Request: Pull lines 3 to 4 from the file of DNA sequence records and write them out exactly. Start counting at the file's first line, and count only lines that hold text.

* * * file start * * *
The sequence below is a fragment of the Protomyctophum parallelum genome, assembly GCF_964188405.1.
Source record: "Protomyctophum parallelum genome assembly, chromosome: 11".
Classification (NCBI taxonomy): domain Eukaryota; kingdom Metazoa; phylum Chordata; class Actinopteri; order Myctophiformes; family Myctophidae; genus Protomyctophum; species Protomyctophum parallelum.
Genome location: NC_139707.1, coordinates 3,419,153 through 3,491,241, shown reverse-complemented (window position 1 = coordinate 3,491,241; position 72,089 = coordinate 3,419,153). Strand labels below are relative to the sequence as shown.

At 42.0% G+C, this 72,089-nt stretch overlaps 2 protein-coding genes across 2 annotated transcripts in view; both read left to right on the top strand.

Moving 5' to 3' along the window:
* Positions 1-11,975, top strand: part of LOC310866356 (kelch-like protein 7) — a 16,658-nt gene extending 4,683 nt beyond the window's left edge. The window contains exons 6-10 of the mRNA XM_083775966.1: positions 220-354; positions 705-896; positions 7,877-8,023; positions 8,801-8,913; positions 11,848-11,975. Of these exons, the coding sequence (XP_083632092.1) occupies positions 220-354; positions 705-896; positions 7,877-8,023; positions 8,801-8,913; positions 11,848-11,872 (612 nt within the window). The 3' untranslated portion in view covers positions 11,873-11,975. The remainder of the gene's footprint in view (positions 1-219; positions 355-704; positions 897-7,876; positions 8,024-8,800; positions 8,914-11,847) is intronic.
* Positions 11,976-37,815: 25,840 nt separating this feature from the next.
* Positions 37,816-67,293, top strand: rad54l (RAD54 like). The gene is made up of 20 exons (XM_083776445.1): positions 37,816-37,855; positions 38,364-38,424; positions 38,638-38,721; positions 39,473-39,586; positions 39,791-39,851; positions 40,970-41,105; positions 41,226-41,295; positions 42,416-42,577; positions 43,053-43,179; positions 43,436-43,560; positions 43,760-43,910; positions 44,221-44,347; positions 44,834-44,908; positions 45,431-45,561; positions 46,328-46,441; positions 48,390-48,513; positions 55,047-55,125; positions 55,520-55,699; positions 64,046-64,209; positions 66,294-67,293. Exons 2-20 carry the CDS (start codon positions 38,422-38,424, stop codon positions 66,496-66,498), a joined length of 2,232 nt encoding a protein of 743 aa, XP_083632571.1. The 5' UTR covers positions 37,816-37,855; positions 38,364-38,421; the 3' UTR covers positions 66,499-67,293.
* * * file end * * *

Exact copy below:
Classification (NCBI taxonomy): domain Eukaryota; kingdom Metazoa; phylum Chordata; class Actinopteri; order Myctophiformes; family Myctophidae; genus Protomyctophum; species Protomyctophum parallelum.
Genome location: NC_139707.1, coordinates 3,419,153 through 3,491,241, shown reverse-complemented (window position 1 = coordinate 3,491,241; position 72,089 = coordinate 3,419,153). Strand labels below are relative to the sequence as shown.